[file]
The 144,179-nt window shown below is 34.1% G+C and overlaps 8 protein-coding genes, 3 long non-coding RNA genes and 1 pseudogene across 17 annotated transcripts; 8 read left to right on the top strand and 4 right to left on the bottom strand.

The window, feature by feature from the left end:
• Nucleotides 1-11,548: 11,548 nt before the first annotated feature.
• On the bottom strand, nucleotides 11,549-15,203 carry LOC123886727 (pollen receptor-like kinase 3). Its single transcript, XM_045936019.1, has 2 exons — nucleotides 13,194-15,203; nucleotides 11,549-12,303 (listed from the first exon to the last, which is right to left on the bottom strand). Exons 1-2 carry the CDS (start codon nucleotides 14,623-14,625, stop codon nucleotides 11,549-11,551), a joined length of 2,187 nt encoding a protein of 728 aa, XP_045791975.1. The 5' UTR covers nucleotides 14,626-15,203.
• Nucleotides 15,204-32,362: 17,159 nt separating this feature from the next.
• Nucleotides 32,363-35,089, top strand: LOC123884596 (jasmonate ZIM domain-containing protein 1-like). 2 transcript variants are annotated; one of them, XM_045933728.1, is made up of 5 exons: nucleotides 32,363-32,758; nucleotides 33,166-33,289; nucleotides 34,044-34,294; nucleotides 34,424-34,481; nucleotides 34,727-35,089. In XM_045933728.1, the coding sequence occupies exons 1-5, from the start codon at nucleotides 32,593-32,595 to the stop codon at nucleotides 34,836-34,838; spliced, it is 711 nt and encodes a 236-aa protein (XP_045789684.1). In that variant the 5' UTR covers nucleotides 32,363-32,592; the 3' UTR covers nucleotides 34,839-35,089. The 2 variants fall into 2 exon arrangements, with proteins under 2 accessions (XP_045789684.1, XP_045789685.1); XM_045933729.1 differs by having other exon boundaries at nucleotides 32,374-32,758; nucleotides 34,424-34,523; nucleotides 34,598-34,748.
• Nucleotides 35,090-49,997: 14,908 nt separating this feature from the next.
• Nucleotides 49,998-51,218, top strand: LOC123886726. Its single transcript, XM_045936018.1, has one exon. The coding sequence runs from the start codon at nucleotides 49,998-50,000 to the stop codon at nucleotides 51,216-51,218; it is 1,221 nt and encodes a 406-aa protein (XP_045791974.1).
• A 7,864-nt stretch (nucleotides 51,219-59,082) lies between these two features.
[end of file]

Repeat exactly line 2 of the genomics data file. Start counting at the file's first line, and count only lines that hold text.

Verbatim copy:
The window, feature by feature from the left end: